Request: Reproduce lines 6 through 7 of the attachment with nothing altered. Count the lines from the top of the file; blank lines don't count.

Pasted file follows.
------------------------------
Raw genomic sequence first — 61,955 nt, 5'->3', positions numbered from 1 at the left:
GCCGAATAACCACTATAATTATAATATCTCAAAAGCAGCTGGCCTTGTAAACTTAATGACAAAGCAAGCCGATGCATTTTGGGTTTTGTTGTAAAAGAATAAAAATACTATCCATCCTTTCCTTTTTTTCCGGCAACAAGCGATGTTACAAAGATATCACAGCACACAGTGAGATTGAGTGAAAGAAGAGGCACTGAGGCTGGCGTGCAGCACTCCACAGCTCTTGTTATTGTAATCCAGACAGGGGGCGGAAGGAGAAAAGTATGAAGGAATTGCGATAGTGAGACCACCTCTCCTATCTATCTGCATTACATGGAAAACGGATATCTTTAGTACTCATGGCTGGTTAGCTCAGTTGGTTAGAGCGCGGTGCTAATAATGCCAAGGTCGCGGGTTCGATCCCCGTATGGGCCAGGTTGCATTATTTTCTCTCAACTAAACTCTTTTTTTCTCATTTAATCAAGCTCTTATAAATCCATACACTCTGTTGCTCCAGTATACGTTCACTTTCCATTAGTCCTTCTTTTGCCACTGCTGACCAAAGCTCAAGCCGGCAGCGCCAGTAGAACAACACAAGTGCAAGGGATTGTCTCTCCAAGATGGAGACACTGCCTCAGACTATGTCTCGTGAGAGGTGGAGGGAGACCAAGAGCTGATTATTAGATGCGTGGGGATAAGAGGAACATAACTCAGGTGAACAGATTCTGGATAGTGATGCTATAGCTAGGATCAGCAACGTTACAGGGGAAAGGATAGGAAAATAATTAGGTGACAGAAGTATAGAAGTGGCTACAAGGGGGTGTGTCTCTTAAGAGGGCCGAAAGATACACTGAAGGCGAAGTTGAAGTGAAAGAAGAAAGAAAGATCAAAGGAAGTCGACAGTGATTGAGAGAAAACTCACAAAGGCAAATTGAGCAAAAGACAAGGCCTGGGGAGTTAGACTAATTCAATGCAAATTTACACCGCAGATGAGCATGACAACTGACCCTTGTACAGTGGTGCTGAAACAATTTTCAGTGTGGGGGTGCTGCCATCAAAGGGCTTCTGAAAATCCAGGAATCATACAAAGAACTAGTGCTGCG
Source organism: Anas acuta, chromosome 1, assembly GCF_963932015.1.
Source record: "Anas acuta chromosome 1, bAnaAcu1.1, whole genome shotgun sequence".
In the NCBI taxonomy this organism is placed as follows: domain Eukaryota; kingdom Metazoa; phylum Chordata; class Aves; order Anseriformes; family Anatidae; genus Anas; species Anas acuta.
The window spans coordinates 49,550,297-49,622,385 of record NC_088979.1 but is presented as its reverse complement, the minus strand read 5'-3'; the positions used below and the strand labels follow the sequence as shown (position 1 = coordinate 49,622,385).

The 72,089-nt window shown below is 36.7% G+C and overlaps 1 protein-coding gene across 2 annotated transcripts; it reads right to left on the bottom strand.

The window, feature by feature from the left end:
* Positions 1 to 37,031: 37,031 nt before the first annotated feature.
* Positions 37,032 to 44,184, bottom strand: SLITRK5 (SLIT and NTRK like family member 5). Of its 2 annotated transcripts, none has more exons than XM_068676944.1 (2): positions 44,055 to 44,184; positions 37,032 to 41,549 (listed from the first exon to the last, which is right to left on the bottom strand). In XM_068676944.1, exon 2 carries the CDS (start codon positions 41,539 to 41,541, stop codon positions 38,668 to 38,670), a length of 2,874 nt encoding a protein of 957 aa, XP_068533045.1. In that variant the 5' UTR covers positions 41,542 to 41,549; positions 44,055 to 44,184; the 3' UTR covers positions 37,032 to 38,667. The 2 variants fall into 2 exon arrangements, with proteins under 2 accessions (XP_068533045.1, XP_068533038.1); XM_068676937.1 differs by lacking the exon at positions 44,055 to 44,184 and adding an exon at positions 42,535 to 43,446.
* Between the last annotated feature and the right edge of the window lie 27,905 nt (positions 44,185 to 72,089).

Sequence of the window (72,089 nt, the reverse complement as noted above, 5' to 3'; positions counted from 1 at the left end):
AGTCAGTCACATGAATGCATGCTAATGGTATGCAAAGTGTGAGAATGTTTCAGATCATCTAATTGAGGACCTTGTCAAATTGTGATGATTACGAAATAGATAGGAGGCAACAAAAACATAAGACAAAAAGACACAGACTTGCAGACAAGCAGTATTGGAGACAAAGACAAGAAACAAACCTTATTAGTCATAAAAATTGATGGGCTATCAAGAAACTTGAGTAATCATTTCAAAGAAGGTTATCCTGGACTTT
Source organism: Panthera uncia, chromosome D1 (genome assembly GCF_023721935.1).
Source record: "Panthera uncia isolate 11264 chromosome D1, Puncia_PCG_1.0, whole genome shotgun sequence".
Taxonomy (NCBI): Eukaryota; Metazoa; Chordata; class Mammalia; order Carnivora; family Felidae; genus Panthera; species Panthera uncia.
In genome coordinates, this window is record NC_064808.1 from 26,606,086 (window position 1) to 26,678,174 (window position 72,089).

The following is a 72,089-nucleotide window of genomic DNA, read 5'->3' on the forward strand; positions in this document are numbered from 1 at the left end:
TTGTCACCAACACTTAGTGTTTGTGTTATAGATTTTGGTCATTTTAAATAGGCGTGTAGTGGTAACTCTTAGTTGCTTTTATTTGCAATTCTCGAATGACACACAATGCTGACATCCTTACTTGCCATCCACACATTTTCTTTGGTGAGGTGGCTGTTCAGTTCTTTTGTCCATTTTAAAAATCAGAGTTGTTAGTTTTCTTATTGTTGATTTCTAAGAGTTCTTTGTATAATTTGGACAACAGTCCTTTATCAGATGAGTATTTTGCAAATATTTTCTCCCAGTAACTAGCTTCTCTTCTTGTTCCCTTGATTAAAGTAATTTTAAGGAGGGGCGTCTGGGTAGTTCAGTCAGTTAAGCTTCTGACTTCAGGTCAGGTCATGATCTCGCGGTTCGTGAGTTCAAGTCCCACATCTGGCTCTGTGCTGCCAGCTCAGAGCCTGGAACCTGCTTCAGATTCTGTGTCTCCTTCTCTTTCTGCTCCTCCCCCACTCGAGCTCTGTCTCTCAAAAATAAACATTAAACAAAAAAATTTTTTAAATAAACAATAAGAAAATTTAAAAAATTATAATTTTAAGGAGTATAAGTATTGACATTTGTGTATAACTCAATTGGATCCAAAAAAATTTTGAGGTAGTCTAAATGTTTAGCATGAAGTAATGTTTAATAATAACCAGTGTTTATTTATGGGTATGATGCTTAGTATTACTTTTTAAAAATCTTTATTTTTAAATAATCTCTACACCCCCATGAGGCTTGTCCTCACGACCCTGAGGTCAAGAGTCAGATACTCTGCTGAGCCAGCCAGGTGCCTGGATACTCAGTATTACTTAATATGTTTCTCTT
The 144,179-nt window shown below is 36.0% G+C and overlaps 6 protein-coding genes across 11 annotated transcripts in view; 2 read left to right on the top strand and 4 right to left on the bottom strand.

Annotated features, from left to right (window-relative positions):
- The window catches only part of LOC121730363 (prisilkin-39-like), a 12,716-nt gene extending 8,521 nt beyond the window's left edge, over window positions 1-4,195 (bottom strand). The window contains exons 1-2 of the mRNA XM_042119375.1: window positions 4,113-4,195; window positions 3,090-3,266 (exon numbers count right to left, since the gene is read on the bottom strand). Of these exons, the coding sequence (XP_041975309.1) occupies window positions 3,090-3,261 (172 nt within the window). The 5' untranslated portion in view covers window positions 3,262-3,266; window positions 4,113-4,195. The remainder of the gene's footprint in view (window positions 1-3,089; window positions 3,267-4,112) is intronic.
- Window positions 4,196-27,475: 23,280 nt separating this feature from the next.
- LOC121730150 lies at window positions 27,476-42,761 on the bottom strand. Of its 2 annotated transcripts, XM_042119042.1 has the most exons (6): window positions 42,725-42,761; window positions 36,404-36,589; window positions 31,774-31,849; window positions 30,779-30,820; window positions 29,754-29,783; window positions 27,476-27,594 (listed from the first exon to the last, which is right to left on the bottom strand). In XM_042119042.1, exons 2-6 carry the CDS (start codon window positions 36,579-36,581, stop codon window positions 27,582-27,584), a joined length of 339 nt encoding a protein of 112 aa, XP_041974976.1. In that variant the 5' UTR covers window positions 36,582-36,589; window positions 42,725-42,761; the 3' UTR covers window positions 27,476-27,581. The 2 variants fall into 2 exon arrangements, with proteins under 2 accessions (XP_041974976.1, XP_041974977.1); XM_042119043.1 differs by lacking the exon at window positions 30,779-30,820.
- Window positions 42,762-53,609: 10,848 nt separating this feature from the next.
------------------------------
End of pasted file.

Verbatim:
The window spans coordinates 49,550,297-49,622,385 of record NC_088979.1 but is presented as its reverse complement, the minus strand read 5'-3'; the positions used below and the strand labels follow the sequence as shown (position 1 = coordinate 49,622,385).

The 72,089-nt window shown below is 36.7% G+C and overlaps 1 protein-coding gene across 2 annotated transcripts; it reads right to left on the bottom strand.